When my grandfather came to the US in 1932, racial bias regarding the rights & respect for Native Americans prevented him from sharing this heritage with our family – he believed to do so would result in further challenges and obstacles to achieving the “American Dream”. With all this history in my family story, or lack thereof, I decided to visit an organization I heard about…AITSCM. By December 12, 2014, AITSCM’s Executive Director, Ramon Juan Vasquez, along with Historian Art Martinez De Vara and I cofounded a new effort in light of the coming tricentennial celebration in San Antonio, Texas…we wanted our heritage to be celebrated, too. The new effort would be an academia & community project designed to bring awareness to the indigenous history (past & present) of the South-Central Texas Region. We wanted to make the invisible, visible again for all to see… to awaken those who knew not of their indigenous roots and bring long overdue honor to this segment of US society.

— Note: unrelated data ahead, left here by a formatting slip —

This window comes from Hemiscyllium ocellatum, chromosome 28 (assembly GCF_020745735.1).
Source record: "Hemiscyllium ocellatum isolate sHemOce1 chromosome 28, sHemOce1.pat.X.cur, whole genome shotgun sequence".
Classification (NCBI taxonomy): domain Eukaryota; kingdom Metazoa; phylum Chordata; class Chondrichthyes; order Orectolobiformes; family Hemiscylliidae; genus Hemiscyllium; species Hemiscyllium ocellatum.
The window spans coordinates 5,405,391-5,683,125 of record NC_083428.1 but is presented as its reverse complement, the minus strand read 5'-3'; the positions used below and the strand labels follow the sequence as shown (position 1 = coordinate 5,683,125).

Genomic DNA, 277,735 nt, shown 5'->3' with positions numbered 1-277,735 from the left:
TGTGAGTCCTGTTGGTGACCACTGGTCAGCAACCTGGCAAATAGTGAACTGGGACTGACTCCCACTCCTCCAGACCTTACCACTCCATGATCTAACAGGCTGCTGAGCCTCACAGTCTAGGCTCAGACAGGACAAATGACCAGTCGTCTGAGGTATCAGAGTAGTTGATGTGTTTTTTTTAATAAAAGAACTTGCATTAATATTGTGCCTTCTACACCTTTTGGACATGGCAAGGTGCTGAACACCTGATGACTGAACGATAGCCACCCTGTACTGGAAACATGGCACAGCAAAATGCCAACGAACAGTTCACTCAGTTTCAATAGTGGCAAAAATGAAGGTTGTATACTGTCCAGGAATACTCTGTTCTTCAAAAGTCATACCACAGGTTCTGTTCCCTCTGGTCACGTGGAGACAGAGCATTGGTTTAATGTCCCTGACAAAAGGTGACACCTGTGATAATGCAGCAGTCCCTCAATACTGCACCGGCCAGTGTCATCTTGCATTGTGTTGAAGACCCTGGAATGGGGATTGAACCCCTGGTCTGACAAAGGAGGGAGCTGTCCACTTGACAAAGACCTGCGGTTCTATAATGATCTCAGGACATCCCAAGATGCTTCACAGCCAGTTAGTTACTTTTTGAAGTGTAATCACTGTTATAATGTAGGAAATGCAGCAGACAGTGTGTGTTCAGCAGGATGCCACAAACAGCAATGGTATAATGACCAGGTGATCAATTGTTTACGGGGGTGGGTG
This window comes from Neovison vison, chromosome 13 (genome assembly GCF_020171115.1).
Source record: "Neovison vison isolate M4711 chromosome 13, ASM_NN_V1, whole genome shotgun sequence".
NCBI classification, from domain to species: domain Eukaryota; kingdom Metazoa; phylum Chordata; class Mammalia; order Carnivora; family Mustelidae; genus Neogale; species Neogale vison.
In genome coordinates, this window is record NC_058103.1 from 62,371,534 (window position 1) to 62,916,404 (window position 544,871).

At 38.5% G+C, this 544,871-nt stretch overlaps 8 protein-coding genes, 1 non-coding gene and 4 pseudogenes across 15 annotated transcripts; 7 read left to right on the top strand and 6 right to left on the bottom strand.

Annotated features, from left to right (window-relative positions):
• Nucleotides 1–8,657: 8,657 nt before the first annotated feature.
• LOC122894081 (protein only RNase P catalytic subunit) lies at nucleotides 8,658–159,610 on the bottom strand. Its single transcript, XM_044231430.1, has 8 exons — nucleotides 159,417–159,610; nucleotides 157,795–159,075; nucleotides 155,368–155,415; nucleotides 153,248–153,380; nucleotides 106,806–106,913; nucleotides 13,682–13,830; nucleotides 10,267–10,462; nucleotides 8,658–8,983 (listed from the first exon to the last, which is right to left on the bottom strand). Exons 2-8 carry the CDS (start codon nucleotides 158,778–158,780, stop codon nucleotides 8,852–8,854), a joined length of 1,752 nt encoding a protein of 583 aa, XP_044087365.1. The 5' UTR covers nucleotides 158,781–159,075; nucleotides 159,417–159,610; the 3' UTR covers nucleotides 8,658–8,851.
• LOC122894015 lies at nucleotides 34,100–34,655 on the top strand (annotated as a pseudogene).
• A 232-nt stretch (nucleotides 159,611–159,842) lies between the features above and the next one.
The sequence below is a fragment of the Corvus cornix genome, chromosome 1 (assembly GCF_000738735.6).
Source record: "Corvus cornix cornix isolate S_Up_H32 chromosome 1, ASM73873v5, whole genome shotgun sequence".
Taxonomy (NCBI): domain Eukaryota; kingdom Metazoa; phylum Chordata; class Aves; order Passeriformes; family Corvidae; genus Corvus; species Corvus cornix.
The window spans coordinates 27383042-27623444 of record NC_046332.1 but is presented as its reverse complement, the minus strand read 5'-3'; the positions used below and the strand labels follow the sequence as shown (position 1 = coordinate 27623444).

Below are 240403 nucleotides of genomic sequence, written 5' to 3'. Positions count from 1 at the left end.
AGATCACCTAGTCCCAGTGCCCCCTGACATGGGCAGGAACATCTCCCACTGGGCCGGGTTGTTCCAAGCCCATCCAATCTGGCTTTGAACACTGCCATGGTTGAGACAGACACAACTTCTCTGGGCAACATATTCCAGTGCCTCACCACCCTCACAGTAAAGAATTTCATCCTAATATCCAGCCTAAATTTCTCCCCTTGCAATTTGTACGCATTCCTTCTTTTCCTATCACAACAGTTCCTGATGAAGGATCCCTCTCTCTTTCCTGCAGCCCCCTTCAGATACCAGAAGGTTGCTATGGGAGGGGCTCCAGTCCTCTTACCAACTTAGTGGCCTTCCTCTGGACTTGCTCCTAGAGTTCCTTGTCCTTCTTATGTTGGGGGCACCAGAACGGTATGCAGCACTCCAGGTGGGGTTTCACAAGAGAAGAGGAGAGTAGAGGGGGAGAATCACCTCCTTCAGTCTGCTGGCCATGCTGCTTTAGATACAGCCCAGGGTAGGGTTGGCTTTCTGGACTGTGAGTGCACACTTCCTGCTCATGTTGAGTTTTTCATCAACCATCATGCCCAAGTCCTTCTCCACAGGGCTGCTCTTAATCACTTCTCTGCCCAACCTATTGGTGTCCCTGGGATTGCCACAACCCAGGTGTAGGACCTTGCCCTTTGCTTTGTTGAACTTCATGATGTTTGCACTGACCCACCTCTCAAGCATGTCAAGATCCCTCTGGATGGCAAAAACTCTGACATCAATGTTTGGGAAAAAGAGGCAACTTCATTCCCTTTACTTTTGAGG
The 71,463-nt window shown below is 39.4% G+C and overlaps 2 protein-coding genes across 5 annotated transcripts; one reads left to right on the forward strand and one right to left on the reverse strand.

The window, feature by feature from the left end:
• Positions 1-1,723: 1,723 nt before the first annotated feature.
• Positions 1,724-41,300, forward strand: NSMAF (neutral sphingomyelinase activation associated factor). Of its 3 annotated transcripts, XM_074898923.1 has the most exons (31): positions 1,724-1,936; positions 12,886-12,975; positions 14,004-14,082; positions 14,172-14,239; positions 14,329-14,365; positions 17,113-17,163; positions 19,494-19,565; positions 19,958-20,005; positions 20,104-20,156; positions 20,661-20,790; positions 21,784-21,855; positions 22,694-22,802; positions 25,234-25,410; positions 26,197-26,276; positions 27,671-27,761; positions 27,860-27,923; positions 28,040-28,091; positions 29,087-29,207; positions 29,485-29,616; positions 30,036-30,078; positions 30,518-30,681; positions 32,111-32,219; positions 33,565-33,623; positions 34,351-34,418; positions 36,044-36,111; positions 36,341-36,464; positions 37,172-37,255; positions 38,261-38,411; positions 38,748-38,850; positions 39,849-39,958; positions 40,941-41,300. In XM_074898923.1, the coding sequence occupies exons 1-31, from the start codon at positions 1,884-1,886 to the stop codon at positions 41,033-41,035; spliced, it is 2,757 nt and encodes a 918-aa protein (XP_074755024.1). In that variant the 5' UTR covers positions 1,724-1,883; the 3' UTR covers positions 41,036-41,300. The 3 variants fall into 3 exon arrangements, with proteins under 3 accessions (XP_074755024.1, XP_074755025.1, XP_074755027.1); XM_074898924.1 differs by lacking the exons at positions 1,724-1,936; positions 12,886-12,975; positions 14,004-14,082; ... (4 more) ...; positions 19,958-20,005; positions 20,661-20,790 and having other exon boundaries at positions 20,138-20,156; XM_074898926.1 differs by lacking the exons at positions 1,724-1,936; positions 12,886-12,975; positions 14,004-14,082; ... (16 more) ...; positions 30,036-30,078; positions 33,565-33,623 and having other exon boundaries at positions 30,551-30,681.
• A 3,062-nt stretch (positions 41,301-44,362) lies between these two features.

AM: How does digital preservation fit into the mission and what do you see as the potential impact?